Stan tells us that the Shaman claims we “wouldn't be able to pronounce” his real name. It's an old line but I like to think that, given the Shaman's age, it was probably original the first time he used it! Despite not being given a real name in the comic, however, the other characters do use other names for him.
Stan tends to address him as “Jim”. This was a practical move on my part … it's just so difficult to address someone by a name that begins with “The”! I chose “Jim” because that's what my father used to call people he didn't know - strangers in the street (“Have you got the right time, Jim?” ), taxi drivers (“Just take a left here, Jim” ), anyone!
Boo sometimes calls him “Blaenor”, but this is more a title than a name. “Blaenor” is Celtic for something which approximates to “guide” or “leader” or even “father”.
The Shaman is usually seen naked (or at least half-naked!) and is covered in ritualistic tattoos. This is principally because I didn't want him to be yet another “mystic in robes” type of character. But it's also a statement on super hero costumes in general.
We all know super hero costumes are not realistic but they are part of a long-standing convention, and no more incredible than the conventions which define other well-established types of genre fiction. I find it mildly amusing that the current wave of self-styled feminist bloggers get worked up about female super heroes being so scantily clad. The reality is that almost all super heroes (male and female) are drawn entirely naked. A few simple lines at the wrists and neck and the addition of bright primary colours do little to hide that. To show my support for this convention, I decided when designing the characters for Shades, that at least one of the characters would be actually naked. To begin with, I wasn't sure whether it should be a male or a female character but, by the time the cast list was complete, the Shaman seemed an obvious choice. So, if you're a red-blooded heterosexual male reader (or, I suppose, a red-blooded not-so-heterosexual female reader) … sorry. You lost the toss!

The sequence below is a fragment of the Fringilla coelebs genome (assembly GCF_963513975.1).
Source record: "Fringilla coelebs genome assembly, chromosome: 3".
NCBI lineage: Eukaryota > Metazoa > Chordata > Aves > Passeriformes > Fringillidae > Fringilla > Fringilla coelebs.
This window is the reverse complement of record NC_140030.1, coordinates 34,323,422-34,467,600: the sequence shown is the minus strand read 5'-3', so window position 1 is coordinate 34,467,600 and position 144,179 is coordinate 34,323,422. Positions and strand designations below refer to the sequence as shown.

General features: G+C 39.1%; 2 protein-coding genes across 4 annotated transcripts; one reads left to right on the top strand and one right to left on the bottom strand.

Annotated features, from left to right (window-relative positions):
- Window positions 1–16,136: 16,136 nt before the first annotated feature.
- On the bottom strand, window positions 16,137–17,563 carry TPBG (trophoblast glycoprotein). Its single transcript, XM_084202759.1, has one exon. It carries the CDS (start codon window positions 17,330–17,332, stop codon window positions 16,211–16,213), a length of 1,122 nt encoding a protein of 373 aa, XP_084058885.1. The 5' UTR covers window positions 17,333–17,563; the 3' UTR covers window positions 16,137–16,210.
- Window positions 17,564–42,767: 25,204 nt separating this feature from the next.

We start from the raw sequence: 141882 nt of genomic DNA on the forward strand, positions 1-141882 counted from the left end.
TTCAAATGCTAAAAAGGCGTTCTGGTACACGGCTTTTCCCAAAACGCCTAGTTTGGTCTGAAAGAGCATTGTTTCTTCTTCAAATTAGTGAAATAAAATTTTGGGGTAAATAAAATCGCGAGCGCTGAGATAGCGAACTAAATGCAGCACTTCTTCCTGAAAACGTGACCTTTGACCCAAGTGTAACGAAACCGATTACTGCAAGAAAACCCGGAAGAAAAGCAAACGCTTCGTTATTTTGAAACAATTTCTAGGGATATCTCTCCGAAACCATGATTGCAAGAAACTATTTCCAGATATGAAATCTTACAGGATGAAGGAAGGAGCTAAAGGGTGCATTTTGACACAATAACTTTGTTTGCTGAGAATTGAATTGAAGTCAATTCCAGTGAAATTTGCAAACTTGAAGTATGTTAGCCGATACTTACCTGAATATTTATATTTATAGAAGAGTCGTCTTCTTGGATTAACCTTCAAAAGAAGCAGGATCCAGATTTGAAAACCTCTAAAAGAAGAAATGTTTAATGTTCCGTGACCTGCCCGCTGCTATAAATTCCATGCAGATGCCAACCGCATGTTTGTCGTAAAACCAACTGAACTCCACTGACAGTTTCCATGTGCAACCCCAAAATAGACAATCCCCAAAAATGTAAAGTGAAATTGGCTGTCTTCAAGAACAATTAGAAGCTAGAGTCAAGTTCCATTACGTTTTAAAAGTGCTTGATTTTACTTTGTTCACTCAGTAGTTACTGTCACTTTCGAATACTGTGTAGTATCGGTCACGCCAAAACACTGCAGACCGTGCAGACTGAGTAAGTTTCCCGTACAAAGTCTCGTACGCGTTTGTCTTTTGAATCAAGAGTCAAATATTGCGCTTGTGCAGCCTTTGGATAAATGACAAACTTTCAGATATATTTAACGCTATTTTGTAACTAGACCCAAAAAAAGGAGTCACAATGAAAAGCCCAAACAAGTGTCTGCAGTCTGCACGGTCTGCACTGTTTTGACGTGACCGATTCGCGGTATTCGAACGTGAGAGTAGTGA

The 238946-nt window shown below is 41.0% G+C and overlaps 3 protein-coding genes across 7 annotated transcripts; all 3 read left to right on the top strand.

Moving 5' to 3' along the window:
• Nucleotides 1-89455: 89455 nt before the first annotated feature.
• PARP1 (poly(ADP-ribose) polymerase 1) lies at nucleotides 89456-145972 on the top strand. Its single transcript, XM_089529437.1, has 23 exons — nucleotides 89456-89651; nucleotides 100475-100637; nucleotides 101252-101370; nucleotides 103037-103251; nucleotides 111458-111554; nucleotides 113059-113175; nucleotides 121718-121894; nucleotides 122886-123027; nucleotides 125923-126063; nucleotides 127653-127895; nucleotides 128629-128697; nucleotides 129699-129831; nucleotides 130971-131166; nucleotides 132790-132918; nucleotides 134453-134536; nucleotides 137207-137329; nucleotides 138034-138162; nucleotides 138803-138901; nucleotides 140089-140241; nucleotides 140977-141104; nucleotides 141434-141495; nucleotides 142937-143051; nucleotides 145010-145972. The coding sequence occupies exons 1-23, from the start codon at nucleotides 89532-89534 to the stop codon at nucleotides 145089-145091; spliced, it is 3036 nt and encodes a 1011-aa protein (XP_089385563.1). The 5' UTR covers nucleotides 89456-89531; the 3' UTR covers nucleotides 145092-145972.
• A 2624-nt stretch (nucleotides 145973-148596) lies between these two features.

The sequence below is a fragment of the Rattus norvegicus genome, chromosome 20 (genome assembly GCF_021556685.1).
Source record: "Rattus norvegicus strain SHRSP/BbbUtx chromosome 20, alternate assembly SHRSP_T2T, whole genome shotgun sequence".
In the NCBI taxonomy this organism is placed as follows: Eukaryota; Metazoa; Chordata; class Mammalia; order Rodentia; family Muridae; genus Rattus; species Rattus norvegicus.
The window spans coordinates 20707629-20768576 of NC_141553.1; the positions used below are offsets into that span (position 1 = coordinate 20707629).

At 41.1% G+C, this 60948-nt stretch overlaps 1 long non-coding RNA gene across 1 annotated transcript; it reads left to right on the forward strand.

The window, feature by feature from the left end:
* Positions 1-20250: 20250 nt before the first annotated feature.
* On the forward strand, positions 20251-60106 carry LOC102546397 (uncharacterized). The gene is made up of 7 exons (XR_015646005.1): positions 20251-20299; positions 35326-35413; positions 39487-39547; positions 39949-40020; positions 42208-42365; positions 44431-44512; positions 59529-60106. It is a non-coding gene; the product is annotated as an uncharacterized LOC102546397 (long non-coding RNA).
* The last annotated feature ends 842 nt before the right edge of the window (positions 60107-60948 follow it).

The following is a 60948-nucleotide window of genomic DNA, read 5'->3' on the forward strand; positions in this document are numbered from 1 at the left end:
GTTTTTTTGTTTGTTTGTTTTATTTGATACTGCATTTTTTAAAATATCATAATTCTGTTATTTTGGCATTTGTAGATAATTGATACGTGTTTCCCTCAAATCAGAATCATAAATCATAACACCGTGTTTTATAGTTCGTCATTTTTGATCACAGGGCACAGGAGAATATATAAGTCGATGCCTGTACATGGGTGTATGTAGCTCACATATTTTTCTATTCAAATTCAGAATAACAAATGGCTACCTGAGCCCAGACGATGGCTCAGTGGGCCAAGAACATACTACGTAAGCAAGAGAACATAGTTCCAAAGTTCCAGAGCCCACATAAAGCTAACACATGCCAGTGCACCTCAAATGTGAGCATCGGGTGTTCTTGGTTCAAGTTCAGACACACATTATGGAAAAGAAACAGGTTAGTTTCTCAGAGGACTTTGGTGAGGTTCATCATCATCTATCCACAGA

Role within the story
Historically, the Shaman is the connection between today's Britain and the ancient “native Britons”, the people who inhabited these islands before the coming of the Normans, the Vikings, the Saxons, the Romans and even the Celts. He is approximately five thousand years old which, according to the latest theories, would make him about the same age as Stonehenge.
In narrative terms he is also the heroes' connection to the spirit world. The spirits are important to the story of Shades, both in terms of its underlying “big idea” (during scripting the comic laboured under the rather unwieldy working title Spirit of Britain) and as a device to tackle another aspect of super hero stories … Why do super heroes never age?! To ensure their heroes can be active in the modern world and yet never look a day over 25 (30 tops!), DC and Marvel have both tied themselves in knots trying to retcon, reboot and otherwise reimagine their heroes every couple of decades, to the extent that neither long-standing nor new readers have any idea of what is and isn't canon any more.
For Shades, I decided to take the bull by the horns and incorporate directly into the story an explanation as to why my heroes would always look young … their spirits have “fused” with those from the Shaman's spirit world. (It's so obvious when you know, isn't it?!)
Weapon of choice
The Shaman's powers are almost entirely vested in his staff. The staff is made up of three parts: the oak shaft, a serpents' egg and the mistletoe which binds the egg to the shaft. I chose all three of these components because of their associations in actual Druid/ancient Celtic lore.
For the Druids, oak was associated with lightning and the staff therefore gives the Shaman the ability to call down a lightning strike when in combat. Mistletoe was associated with healing and, in Shades, the Shaman's staff is used as much for it's restorative powers as for its destructive capability.
The serpents' egg is the means by which the Shaman can communicate with, travel to and otherwise deal with the spirit world. According to the Roman historian Pliny, a “Druid's egg” was the “badge” of the Druids. Each egg was supposedly hatched by several serpents acting together. Their hissing would keep it buoyed in the air and, anyone who could snatch it from them and escape without being stung to death, would be courted by those in power and sure to prevail in any contest. In Shades, the Shaman belongs to a (fictitious) order which pre-dates the Druids and I have amended this legend so as to incorporate it into his backstory (see Chapter 8).
Character study - The Shaman
DAJB at 1:46AM, Jan. 12, 2008
A WW2 fighter pilot, a First Century warrior queen and a prehistoric shaman. Oh, and their tailor. These are not your common-or-garden heroes!
last edited on July 18, 2011 10:23AM
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